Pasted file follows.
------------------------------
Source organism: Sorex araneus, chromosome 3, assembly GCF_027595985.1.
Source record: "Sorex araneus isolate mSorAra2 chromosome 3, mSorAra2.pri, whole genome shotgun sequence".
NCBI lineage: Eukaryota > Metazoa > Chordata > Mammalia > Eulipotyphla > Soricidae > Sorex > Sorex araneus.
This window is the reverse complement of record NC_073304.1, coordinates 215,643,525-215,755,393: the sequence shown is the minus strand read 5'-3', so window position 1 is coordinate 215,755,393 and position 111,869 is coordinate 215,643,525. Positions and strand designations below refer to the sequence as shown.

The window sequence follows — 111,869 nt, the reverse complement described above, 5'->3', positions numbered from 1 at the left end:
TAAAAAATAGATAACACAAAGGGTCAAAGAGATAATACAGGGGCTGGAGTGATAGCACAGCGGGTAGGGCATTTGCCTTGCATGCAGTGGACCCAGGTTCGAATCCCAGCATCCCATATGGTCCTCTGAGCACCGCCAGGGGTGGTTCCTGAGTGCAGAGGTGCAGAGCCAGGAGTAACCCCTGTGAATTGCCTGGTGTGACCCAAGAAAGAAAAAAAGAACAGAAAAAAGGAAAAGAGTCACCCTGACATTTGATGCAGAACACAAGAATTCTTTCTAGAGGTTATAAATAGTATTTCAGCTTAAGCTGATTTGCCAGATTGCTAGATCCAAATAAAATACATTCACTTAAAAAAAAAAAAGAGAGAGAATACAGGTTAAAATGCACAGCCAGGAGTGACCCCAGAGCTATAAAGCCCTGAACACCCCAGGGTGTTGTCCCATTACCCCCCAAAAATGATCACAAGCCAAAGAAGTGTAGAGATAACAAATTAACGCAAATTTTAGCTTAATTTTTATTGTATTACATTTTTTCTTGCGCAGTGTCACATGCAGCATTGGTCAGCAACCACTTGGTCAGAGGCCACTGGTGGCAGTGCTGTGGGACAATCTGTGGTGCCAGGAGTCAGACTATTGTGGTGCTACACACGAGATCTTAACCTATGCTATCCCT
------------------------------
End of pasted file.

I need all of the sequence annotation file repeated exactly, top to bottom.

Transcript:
Source organism: Sorex araneus, chromosome 3, assembly GCF_027595985.1.
Source record: "Sorex araneus isolate mSorAra2 chromosome 3, mSorAra2.pri, whole genome shotgun sequence".
NCBI lineage: Eukaryota > Metazoa > Chordata > Mammalia > Eulipotyphla > Soricidae > Sorex > Sorex araneus.
This window is the reverse complement of record NC_073304.1, coordinates 215,643,525-215,755,393: the sequence shown is the minus strand read 5'-3', so window position 1 is coordinate 215,755,393 and position 111,869 is coordinate 215,643,525. Positions and strand designations below refer to the sequence as shown.

The window sequence follows — 111,869 nt, the reverse complement described above, 5'->3', positions numbered from 1 at the left end:
TAAAAAATAGATAACACAAAGGGTCAAAGAGATAATACAGGGGCTGGAGTGATAGCACAGCGGGTAGGGCATTTGCCTTGCATGCAGTGGACCCAGGTTCGAATCCCAGCATCCCATATGGTCCTCTGAGCACCGCCAGGGGTGGTTCCTGAGTGCAGAGGTGCAGAGCCAGGAGTAACCCCTGTGAATTGCCTGGTGTGACCCAAGAAAGAAAAAAAGAACAGAAAAAAGGAAAAGAGTCACCCTGACATTTGATGCAGAACACAAGAATTCTTTCTAGAGGTTATAAATAGTATTTCAGCTTAAGCTGATTTGCCAGATTGCTAGATCCAAATAAAATACATTCACTTAAAAAAAAAAAAGAGAGAGAATACAGGTTAAAATGCACAGCCAGGAGTGACCCCAGAGCTATAAAGCCCTGAACACCCCAGGGTGTTGTCCCATTACCCCCCAAAAATGATCACAAGCCAAAGAAGTGTAGAGATAACAAATTAACGCAAATTTTAGCTTAATTTTTATTGTATTACATTTTTTCTTGCGCAGTGTCACATGCAGCATTGGTCAGCAACCACTTGGTCAGAGGCCACTGGTGGCAGTGCTGTGGGACAATCTGTGGTGCCAGGAGTCAGACTATTGTGGTGCTACACACGAGATCTTAACCTATGCTATCCCT